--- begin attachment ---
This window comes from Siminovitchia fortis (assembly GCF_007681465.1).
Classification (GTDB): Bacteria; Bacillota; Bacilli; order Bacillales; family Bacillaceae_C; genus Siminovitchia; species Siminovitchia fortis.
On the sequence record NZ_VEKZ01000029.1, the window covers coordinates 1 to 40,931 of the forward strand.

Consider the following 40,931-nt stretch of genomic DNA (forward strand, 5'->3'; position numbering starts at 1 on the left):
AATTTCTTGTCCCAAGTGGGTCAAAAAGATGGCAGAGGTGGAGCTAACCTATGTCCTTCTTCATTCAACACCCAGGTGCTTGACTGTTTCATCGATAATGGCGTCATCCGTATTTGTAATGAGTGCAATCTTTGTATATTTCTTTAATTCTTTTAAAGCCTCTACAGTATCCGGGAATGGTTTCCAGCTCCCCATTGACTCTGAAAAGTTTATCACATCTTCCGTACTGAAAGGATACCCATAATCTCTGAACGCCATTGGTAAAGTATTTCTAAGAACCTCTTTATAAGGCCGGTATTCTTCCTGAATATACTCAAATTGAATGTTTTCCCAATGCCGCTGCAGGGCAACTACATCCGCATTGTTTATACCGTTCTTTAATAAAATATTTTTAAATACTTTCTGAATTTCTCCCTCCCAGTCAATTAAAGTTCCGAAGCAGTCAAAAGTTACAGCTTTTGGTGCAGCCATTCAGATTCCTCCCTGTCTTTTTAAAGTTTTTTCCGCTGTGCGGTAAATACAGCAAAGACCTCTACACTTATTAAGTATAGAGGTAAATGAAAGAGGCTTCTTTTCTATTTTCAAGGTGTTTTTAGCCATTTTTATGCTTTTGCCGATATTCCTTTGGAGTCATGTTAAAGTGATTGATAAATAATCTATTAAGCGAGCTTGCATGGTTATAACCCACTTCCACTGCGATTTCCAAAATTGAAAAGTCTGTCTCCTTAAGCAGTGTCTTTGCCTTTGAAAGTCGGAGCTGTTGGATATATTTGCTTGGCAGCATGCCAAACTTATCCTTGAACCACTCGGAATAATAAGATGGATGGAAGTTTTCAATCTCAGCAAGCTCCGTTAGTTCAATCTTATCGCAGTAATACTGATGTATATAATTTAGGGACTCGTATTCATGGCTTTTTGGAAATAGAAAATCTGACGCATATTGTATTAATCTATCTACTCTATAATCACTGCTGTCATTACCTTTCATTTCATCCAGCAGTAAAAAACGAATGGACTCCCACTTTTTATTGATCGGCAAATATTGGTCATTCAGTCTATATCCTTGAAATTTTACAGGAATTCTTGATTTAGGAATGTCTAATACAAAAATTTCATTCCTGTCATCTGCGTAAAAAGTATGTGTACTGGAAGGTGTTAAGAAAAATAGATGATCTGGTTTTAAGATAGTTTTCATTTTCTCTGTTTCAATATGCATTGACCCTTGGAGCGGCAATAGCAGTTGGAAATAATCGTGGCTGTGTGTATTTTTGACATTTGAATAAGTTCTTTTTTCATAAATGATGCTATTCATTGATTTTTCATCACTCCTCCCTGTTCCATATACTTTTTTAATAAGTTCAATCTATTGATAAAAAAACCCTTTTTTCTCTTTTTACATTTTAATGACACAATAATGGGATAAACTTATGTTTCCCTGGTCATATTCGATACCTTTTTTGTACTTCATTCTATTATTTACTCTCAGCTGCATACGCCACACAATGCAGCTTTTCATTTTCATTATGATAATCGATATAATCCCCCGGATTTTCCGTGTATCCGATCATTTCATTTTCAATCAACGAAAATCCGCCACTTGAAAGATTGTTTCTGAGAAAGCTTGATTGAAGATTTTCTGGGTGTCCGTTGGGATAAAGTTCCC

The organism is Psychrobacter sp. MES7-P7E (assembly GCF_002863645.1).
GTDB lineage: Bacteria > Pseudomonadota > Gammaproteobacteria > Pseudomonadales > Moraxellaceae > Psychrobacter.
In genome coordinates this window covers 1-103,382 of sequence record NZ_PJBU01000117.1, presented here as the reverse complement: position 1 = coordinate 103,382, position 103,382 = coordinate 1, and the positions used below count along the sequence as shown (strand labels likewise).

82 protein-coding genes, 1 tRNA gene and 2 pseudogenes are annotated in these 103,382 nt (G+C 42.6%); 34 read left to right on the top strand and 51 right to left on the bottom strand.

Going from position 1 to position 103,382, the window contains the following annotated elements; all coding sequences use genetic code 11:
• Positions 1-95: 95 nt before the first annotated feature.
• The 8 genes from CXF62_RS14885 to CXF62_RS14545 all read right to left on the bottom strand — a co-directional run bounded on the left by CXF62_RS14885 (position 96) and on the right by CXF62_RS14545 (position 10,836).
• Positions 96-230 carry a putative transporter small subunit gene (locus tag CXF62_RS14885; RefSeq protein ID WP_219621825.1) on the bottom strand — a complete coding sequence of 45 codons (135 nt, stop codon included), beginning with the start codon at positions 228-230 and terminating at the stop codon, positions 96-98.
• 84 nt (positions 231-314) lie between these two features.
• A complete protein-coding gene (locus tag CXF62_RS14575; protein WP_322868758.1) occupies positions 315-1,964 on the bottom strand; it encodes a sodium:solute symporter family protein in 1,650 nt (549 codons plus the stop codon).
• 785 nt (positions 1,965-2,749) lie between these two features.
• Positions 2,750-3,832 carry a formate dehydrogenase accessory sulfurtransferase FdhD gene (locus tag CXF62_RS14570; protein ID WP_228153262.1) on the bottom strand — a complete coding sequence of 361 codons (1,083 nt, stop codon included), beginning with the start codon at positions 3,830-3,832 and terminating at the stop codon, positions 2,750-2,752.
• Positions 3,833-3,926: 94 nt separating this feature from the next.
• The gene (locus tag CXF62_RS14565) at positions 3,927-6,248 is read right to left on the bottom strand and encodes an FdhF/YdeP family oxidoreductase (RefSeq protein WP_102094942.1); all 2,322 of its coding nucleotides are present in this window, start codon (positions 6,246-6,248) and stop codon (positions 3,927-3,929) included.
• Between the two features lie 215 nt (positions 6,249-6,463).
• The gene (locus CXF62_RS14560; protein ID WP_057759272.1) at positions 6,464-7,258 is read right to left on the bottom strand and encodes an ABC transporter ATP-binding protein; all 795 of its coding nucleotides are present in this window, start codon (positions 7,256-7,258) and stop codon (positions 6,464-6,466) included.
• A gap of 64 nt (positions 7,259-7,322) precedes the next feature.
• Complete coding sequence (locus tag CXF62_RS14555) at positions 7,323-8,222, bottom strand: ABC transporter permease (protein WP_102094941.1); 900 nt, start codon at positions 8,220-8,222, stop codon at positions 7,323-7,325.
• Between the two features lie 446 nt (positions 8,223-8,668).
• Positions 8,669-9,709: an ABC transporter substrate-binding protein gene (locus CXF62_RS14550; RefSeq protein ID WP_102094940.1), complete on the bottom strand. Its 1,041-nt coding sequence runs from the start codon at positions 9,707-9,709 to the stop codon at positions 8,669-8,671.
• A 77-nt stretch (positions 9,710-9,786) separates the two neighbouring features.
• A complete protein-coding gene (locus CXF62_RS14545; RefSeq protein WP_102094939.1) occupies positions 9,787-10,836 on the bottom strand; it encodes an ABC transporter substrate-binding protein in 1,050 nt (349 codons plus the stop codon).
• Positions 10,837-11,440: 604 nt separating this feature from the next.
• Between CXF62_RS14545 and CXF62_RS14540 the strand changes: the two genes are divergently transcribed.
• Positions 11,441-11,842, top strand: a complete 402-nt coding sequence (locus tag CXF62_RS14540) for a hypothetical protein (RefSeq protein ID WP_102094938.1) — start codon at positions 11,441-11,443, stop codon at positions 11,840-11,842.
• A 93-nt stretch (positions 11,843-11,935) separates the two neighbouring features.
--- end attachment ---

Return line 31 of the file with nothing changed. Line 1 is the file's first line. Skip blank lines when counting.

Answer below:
• A 93-nt stretch (positions 11,843-11,935) separates the two neighbouring features.